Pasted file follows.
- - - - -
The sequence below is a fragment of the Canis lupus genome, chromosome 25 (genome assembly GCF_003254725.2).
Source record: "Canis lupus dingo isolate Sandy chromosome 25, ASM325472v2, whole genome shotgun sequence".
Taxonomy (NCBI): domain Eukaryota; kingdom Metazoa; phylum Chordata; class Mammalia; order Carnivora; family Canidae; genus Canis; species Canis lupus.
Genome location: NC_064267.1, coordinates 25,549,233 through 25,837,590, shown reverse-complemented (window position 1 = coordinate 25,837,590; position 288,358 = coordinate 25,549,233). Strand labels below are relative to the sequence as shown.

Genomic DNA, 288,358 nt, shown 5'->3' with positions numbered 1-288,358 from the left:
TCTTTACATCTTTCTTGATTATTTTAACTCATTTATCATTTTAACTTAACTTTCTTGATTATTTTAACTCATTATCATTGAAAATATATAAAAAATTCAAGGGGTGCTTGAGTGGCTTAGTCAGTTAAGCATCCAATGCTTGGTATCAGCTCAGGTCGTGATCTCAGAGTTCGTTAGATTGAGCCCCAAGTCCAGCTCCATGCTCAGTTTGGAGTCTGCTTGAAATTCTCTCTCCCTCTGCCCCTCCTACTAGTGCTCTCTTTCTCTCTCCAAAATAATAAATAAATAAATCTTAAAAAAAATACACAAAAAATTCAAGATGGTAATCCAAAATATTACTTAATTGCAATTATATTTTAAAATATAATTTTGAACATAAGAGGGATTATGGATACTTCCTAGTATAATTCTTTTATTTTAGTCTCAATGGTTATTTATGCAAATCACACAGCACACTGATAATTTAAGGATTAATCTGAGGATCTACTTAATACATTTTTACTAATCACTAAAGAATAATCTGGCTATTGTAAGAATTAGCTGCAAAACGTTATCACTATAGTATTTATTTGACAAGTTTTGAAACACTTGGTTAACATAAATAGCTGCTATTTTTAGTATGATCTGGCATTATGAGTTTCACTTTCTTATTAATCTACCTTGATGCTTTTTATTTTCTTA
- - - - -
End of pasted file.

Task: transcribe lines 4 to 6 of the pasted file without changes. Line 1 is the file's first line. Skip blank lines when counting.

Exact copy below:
Genome location: NC_064267.1, coordinates 25,549,233 through 25,837,590, shown reverse-complemented (window position 1 = coordinate 25,837,590; position 288,358 = coordinate 25,549,233). Strand labels below are relative to the sequence as shown.

Genomic DNA, 288,358 nt, shown 5'->3' with positions numbered 1-288,358 from the left:
TCTTTACATCTTTCTTGATTATTTTAACTCATTTATCATTTTAACTTAACTTTCTTGATTATTTTAACTCATTATCATTGAAAATATATAAAAAATTCAAGGGGTGCTTGAGTGGCTTAGTCAGTTAAGCATCCAATGCTTGGTATCAGCTCAGGTCGTGATCTCAGAGTTCGTTAGATTGAGCCCCAAGTCCAGCTCCATGCTCAGTTTGGAGTCTGCTTGAAATTCTCTCTCCCTCTGCCCCTCCTACTAGTGCTCTCTTTCTCTCTCCAAAATAATAAATAAATAAATCTTAAAAAAAATACACAAAAAATTCAAGATGGTAATCCAAAATATTACTTAATTGCAATTATATTTTAAAATATAATTTTGAACATAAGAGGGATTATGGATACTTCCTAGTATAATTCTTTTATTTTAGTCTCAATGGTTATTTATGCAAATCACACAGCACACTGATAATTTAAGGATTAATCTGAGGATCTACTTAATACATTTTTACTAATCACTAAAGAATAATCTGGCTATTGTAAGAATTAGCTGCAAAACGTTATCACTATAGTATTTATTTGACAAGTTTTGAAACACTTGGTTAACATAAATAGCTGCTATTTTTAGTATGATCTGGCATTATGAGTTTCACTTTCTTATTAATCTACCTTGATGCTTTTTATTTTCTTA